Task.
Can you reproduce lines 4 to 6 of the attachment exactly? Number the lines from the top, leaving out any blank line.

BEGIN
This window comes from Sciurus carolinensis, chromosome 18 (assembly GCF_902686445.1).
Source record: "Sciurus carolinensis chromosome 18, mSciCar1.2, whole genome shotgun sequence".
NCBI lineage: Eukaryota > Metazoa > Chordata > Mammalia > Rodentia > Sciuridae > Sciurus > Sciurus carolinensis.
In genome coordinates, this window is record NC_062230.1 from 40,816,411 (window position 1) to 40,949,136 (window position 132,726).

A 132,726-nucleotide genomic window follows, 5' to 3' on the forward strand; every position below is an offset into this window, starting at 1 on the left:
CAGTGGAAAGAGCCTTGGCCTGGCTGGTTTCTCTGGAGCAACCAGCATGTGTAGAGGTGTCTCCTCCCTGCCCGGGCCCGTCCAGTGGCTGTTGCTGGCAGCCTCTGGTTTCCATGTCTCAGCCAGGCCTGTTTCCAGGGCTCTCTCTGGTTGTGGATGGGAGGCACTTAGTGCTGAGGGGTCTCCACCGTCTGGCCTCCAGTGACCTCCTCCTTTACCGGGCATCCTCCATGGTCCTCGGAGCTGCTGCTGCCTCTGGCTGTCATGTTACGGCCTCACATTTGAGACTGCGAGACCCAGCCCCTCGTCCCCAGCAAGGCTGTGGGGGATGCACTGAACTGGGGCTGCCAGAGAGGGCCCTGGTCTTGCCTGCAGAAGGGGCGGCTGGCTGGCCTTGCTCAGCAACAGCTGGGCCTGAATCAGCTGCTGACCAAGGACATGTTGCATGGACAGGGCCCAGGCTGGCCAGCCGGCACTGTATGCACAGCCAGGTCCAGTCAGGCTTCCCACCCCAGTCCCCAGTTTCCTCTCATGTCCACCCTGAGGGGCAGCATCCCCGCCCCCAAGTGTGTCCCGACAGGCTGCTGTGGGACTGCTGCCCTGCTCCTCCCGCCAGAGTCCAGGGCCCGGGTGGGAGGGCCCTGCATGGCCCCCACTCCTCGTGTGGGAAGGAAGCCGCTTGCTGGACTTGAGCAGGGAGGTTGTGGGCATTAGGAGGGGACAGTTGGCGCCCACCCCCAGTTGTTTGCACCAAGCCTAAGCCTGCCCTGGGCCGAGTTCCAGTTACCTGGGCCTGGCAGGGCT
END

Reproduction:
In genome coordinates, this window is record NC_062230.1 from 40,816,411 (window position 1) to 40,949,136 (window position 132,726).

A 132,726-nucleotide genomic window follows, 5' to 3' on the forward strand; every position below is an offset into this window, starting at 1 on the left:
CAGTGGAAAGAGCCTTGGCCTGGCTGGTTTCTCTGGAGCAACCAGCATGTGTAGAGGTGTCTCCTCCCTGCCCGGGCCCGTCCAGTGGCTGTTGCTGGCAGCCTCTGGTTTCCATGTCTCAGCCAGGCCTGTTTCCAGGGCTCTCTCTGGTTGTGGATGGGAGGCACTTAGTGCTGAGGGGTCTCCACCGTCTGGCCTCCAGTGACCTCCTCCTTTACCGGGCATCCTCCATGGTCCTCGGAGCTGCTGCTGCCTCTGGCTGTCATGTTACGGCCTCACATTTGAGACTGCGAGACCCAGCCCCTCGTCCCCAGCAAGGCTGTGGGGGATGCACTGAACTGGGGCTGCCAGAGAGGGCCCTGGTCTTGCCTGCAGAAGGGGCGGCTGGCTGGCCTTGCTCAGCAACAGCTGGGCCTGAATCAGCTGCTGACCAAGGACATGTTGCATGGACAGGGCCCAGGCTGGCCAGCCGGCACTGTATGCACAGCCAGGTCCAGTCAGGCTTCCCACCCCAGTCCCCAGTTTCCTCTCATGTCCACCCTGAGGGGCAGCATCCCCGCCCCCAAGTGTGTCCCGACAGGCTGCTGTGGGACTGCTGCCCTGCTCCTCCCGCCAGAGTCCAGGGCCCGGGTGGGAGGGCCCTGCATGGCCCCCACTCCTCGTGTGGGAAGGAAGCCGCTTGCTGGACTTGAGCAGGGAGGTTGTGGGCATTAGGAGGGGACAGTTGGCGCCCACCCCCAGTTGTTTGCACCAAGCCTAAGCCTGCCCTGGGCCGAGTTCCAGTTACCTGGGCCTGGCAGGGCT